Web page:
“Visions of rapture now burst on my sight,” wrote Fanny Crosby in arguably her most famous and most beloved hymn. Once you realize that Fanny Crosby lost her sight in early childhood, you can’t help but feel startled by this poignant lyric.

Fanny saw what so many of us routinely overlook. She fixed her gaze steadfastly on the Savior and His return. I fear that, even as we sing her words believing that we cherish them, we rarely see their power. We close our eyes to the astonishingly beautiful promise that He will come again and gather us to Himself! We busily focus on temporal matters, willfully blind to the eternal glories that await us in His kingdom.

Listen again to this familiar hymn. Let a simple blind woman open your eyes to the wonders of our Savior and the blessed assurance of His eternal kingdom.

Follow my blog with Bloglovin

Growing Old Gracefully? Don’t I Wish!

Woman's Head Profile Oval FrameDo you ever find yourself doing exactly what you always promised yourself you’d never do? The classic example, of course, is suddenly hearing your mother’s words (the exact words you vowed you’d never utter) come flying out of your mouth. Yeah,  it horrifies you when it happens, and you mentality kick yourself for days afterwards. What got into you? How humiliating!

I’d decided in my mid-thirties, that I’d age gracefully. I cut my hair to an age-appropriate length soon after turning 40, and traded in my lacy ruffled blouses for more tailored clothing. I even combated my feelings of jealousy when younger women started doing the types of ministry that had once belonged to me, realizing that I’d had my turn.

For quite a while, I was actually doing pretty well at transitioning from middle age to being a <gulp> senior citizen. Actually, I was quite delighted to Continue reading

Saturday Sampler: July 29 — August 4

2006_0719DownTownCrossJuly060010Leslie A definitely hits the bullseye with her Growing 4 Life blog post, What Is Your Litmus Test? Oh boy, do I wish every pastor in the world would read her words from the pulpit!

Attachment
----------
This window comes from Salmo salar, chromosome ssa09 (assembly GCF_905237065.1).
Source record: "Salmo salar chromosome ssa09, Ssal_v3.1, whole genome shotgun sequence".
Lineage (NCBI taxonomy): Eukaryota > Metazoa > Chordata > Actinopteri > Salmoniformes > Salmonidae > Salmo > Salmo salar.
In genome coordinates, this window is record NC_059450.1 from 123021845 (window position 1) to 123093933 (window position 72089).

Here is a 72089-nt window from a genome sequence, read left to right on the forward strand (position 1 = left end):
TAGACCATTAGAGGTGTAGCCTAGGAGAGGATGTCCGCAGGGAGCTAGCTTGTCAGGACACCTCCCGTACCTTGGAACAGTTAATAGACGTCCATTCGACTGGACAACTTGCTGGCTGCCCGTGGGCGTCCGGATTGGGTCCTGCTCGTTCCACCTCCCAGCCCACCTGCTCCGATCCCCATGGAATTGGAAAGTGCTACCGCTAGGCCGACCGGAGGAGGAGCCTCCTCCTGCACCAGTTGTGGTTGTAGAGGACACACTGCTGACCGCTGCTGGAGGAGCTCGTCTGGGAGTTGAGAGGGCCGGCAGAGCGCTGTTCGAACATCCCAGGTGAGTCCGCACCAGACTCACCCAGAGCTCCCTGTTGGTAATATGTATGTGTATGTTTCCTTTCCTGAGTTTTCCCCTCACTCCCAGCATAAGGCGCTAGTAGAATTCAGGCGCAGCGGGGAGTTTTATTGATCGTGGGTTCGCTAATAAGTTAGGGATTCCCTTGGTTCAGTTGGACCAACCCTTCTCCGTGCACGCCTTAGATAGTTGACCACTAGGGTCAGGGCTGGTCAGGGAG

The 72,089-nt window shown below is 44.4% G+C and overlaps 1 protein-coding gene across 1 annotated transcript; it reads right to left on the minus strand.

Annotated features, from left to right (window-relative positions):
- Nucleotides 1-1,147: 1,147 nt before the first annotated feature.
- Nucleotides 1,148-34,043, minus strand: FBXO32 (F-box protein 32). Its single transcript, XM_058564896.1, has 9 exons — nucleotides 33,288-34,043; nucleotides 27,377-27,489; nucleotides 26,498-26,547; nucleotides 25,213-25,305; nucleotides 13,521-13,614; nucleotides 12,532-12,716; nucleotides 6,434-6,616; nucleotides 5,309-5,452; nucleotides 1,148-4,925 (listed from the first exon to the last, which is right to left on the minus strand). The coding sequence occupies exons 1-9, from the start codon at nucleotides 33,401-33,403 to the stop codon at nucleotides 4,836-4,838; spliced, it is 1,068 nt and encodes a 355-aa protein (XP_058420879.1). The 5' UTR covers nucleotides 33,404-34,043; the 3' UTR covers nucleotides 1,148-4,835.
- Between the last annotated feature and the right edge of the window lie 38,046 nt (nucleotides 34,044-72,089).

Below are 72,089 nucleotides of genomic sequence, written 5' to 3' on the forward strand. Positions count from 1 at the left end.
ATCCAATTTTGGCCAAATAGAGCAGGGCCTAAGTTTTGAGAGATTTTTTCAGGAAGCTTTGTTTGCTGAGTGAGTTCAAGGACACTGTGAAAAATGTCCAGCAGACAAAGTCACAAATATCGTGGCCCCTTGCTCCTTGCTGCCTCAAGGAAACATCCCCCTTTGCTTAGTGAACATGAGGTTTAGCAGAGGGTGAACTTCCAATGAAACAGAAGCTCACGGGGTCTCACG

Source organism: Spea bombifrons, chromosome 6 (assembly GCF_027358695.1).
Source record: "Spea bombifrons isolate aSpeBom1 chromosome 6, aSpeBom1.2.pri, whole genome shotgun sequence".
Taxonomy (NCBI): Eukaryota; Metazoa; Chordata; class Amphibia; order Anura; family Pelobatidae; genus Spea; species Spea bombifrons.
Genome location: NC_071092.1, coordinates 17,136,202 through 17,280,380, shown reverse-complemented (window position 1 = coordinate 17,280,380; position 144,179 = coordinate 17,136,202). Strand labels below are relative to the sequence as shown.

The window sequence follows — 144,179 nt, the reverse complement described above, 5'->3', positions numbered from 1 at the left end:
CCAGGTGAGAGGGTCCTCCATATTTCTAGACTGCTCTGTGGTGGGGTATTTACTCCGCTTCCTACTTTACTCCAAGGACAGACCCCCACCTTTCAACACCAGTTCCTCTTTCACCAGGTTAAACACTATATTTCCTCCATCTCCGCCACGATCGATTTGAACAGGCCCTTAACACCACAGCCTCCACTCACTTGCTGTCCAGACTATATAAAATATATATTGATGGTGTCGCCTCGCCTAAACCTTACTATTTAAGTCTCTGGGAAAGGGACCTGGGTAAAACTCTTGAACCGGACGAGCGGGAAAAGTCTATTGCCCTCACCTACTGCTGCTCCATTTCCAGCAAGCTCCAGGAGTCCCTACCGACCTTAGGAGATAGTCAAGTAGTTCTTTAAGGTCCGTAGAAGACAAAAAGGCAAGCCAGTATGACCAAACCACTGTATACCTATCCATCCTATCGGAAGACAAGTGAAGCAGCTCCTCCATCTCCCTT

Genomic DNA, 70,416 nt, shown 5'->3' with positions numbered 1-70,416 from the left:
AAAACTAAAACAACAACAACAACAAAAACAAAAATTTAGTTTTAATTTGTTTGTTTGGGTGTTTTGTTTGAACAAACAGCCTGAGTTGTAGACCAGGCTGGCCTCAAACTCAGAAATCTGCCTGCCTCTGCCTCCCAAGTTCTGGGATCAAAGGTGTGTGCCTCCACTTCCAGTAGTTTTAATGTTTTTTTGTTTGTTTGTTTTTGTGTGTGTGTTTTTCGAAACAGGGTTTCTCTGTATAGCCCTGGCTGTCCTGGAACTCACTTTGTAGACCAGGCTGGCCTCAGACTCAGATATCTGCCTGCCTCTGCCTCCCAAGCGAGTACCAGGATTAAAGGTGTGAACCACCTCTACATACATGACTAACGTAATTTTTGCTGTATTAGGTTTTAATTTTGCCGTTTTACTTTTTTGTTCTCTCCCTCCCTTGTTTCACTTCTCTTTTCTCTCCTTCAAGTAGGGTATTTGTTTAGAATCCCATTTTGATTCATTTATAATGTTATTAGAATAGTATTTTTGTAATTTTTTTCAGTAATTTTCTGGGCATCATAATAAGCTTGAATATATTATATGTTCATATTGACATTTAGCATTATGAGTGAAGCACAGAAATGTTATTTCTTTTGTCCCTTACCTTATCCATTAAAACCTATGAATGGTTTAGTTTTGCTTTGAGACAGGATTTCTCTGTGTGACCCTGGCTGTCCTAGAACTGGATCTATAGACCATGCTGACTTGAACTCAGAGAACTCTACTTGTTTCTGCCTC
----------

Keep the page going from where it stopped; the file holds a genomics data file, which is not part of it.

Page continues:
In How God Speaks To Us Today, Tim Challies draws from the first four chapters of Hebrews to demonstrate God’s chosen method of communication. He doesn’t go with the popular teachings on this subject, but instead lets Scripture inform him. Maybe more of us should follow his example of discernment.

Since John and I are currently reading Revelation together, The Book of Revelation Is Not About the Rapture by Richard Gilbert in Core Christianity caught my attention. You might find this article encouraging if this Biblical book intimidates you.

Arthur Fedlier BustI’m not a fan of either Pope Francis or the World Council of Churches. Leonardo De Chirico’s August post in Vatican Files, 152. “Either Ecumenical or Proselytizer”? No. There is a Better Option exposes the joint attempt to keep Christians from proclaiming the Gospel of Jesus Christ.

I’d hoped Albert Mohler would comment on last weekend’s Revoice Conference, so I was glad to see Torn Between Two Cultures? Revoice, LGBR Identity, and Biblical Christianity appear in my inbox. He certainly presents an insightful analysis of the conference and its ramifications.

My Charismatic friends won’t like Why There is No Such Thing as the Gift of Tongues in The Cripplegate, but I think they ought to consider the arguments that Eric Davis FAO Shwartz Bearmakes.

You’ve got to admire Michelle Lesley for courageously writing Women Preaching: It’s Not a Secondary Doctrinal Issue. She’ll undoubtedly get flack for her firm stand on this matter. The thing is, she’s absolutely right!

Thankfully, Denny Burk weighs in on last weekend’s infamous conference in St. Louis with Revoice is over. Now what? I have a few minor reservations about his article, but I include it here because of his extensive work on the topic of human sexuality.

Todd Pruitt, in his post for Mortification of Spin, adds to the analysis of the Revoice Sacred CodConference by writing Same Sex Attraction, Temptation, and Jesus. He’s watched more of the conference videos than I have, and therefore can address one disturbing aspect that I didn’t know about.

Elizabeth Prata leaves us with An Encouragement befitting her blog’s title, The End Time. With all the garbage going on within evangelicalism, essays like this offer sweet comfort.

Follow my blog with Bloglovin